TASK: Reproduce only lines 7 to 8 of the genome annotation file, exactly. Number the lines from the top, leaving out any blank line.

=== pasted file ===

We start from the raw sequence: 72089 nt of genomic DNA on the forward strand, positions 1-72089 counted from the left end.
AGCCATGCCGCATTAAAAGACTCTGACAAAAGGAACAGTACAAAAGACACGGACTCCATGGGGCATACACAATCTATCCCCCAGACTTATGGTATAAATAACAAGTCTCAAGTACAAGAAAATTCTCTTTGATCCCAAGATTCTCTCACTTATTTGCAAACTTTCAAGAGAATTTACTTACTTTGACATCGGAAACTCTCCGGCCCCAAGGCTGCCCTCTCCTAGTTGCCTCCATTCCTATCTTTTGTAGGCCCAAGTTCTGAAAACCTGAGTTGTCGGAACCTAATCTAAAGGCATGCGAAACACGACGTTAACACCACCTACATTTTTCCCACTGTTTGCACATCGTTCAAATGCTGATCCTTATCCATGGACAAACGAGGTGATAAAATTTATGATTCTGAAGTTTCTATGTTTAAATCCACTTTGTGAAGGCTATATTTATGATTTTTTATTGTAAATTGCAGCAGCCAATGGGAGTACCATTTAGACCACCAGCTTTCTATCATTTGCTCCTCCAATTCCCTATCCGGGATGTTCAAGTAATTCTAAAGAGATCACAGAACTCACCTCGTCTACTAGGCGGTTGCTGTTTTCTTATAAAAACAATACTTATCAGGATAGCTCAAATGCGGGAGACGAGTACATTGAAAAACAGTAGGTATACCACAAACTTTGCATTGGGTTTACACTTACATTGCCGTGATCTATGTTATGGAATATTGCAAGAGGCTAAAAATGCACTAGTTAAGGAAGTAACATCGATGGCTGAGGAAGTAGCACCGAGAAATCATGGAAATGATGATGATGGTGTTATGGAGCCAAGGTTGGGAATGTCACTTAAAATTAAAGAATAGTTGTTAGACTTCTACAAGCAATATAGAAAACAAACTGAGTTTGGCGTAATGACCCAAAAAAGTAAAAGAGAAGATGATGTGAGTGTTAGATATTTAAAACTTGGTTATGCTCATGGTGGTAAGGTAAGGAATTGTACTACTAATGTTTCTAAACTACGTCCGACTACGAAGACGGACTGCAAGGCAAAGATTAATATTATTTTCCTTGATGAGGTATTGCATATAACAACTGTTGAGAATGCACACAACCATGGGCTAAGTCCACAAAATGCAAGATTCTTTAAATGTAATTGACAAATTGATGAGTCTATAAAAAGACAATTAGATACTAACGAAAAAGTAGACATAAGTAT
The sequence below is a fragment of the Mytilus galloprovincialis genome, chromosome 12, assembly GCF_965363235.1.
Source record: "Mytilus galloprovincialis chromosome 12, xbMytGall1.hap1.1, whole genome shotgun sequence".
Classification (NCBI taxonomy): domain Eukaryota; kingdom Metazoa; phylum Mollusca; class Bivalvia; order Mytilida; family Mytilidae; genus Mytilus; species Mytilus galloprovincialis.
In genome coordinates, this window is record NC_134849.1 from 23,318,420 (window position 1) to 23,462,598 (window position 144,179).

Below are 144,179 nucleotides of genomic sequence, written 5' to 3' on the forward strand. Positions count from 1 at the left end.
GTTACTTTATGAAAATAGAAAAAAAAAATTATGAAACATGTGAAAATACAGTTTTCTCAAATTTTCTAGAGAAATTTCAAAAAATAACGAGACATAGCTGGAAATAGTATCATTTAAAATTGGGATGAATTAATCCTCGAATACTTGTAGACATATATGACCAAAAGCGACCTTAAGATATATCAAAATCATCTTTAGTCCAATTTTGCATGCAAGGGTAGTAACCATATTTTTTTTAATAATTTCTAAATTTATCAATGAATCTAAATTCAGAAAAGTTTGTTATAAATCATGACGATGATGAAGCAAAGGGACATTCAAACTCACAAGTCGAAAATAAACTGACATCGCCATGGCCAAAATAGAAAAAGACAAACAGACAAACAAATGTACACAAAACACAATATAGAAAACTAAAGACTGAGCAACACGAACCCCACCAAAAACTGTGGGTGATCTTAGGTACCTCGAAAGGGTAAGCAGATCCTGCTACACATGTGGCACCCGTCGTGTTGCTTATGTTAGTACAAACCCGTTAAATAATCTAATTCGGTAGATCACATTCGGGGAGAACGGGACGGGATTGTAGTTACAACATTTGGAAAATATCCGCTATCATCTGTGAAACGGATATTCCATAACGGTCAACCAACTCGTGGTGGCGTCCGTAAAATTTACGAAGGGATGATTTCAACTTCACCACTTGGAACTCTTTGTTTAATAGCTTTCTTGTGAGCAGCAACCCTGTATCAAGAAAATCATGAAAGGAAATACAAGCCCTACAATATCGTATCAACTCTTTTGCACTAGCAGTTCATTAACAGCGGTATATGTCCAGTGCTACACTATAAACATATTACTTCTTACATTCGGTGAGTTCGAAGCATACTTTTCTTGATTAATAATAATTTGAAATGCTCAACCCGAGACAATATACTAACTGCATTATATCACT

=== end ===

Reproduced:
Below are 144,179 nucleotides of genomic sequence, written 5' to 3' on the forward strand. Positions count from 1 at the left end.
GTTACTTTATGAAAATAGAAAAAAAAAATTATGAAACATGTGAAAATACAGTTTTCTCAAATTTTCTAGAGAAATTTCAAAAAATAACGAGACATAGCTGGAAATAGTATCATTTAAAATTGGGATGAATTAATCCTCGAATACTTGTAGACATATATGACCAAAAGCGACCTTAAGATATATCAAAATCATCTTTAGTCCAATTTTGCATGCAAGGGTAGTAACCATATTTTTTTTAATAATTTCTAAATTTATCAATGAATCTAAATTCAGAAAAGTTTGTTATAAATCATGACGATGATGAAGCAAAGGGACATTCAAACTCACAAGTCGAAAATAAACTGACATCGCCATGGCCAAAATAGAAAAAGACAAACAGACAAACAAATGTACACAAAACACAATATAGAAAACTAAAGACTGAGCAACACGAACCCCACCAAAAACTGTGGGTGATCTTAGGTACCTCGAAAGGGTAAGCAGATCCTGCTACACATGTGGCACCCGTCGTGTTGCTTATGTTAGTACAAACCCGTTAAATAATCTAATTCGGTAGATCACATTCGGGGAGAACGGGACGGGATTGTAGTTACAACATTTGGAAAATATCCGCTATCATCTGTGAAACGGATATTCCATAACGGTCAACCAACTCGTGGTGGCGTCCGTAAAATTTACGAAGGGATGATTTCAACTTCACCACTTGGAACTCTTTGTTTAATAGCTTTCTTGTGAGCAGCAACCCTGTATCAAGAAAATCATGAAAGGAAATACAAGCCCTACAATATCGTATCAACTCTTTTGCACTAGCAGTTCATTAACAGCGGTATATGTCCAGTGCTACACTATAAACATATTACTTCTTACATTCGGTGAGTTCGAAGCATACTTTTCTTGATTAATAATAATTTGAAATGCTCAACCCGAGACAATATACTAACTGCATTATATCACT